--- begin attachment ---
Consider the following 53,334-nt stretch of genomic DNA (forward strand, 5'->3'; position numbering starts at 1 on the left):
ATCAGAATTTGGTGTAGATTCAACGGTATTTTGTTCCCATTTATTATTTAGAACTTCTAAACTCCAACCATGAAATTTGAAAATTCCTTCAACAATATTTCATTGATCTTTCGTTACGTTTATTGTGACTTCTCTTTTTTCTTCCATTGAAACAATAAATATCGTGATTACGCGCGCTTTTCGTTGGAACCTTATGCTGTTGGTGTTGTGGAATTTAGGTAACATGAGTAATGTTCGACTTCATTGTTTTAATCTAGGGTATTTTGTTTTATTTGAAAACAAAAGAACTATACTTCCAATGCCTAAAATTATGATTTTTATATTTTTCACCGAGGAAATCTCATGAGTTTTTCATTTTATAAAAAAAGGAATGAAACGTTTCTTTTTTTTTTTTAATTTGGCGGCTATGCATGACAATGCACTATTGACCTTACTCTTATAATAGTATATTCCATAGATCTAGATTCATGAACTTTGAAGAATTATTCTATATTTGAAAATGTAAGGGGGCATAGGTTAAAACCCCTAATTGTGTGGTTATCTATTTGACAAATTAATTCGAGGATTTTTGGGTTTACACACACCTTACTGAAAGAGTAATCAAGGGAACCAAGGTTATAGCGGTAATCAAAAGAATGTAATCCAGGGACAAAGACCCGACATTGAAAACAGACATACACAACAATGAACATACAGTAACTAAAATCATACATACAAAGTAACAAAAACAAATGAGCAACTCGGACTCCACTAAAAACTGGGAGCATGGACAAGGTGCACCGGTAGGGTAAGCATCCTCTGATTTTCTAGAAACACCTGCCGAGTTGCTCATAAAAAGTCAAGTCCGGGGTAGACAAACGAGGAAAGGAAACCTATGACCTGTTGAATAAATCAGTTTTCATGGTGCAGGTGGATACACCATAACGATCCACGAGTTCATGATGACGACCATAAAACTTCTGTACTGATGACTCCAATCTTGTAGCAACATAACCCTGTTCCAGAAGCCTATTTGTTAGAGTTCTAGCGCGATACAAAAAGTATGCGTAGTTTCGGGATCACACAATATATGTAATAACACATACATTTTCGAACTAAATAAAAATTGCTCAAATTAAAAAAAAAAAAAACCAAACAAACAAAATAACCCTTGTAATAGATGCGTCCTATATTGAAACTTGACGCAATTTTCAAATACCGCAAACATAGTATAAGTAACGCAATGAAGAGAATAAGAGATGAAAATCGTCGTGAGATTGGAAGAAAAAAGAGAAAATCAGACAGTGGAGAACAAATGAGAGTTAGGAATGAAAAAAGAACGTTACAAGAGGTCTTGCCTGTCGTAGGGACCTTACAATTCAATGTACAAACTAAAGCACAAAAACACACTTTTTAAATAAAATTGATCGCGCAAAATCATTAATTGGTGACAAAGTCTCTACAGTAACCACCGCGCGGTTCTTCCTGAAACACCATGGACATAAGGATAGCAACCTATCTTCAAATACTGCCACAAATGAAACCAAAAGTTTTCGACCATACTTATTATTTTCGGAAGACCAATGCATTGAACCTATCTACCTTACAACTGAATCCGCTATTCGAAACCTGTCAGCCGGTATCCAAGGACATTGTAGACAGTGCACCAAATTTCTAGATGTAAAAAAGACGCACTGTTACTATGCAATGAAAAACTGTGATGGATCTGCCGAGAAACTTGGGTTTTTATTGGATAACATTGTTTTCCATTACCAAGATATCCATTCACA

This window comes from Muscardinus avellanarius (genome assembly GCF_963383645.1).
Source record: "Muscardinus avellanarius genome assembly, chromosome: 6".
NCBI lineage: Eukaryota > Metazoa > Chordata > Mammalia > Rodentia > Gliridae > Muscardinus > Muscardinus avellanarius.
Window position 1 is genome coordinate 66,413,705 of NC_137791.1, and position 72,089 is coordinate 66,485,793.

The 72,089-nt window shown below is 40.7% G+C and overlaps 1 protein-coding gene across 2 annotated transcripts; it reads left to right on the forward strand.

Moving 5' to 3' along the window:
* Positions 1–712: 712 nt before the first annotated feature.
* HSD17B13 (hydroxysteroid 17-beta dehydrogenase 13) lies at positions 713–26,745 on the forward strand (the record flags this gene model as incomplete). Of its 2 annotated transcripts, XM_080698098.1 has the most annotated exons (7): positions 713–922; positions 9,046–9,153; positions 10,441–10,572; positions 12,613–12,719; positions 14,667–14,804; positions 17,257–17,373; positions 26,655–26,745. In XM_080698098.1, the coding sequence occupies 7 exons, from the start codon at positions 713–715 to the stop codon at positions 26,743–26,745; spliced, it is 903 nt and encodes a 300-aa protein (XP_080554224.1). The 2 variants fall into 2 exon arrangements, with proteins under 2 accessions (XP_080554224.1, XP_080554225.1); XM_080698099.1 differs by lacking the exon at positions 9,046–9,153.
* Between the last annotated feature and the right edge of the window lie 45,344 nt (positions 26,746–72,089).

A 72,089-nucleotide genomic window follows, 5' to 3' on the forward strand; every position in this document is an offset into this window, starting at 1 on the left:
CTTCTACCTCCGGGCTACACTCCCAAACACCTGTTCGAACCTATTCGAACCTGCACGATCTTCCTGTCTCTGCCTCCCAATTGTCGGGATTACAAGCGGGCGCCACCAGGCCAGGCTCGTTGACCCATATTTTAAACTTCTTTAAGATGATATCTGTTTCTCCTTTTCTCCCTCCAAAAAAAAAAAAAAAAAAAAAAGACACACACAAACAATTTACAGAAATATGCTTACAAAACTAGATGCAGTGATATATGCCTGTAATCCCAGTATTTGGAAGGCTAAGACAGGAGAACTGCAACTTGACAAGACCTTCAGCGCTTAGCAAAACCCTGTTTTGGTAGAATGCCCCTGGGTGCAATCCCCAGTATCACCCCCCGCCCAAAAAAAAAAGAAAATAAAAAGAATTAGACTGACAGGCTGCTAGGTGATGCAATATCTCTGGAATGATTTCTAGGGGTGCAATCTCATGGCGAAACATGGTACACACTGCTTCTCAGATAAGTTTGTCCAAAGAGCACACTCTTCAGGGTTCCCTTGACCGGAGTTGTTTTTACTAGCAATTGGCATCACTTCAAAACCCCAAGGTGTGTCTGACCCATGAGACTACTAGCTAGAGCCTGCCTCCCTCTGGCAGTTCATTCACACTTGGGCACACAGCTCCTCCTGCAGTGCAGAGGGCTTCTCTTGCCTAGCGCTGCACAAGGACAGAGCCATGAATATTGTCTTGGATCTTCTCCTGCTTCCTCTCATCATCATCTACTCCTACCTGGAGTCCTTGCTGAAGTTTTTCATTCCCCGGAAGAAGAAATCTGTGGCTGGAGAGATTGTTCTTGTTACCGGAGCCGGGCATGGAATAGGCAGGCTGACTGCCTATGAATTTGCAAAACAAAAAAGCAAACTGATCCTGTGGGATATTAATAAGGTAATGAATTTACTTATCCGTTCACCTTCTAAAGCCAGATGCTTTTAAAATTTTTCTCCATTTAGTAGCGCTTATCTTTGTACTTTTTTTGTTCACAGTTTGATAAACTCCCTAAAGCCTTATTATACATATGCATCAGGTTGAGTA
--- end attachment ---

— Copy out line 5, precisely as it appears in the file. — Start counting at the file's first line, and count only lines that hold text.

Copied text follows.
NCBI lineage: Eukaryota > Metazoa > Chordata > Mammalia > Rodentia > Gliridae > Muscardinus > Muscardinus avellanarius.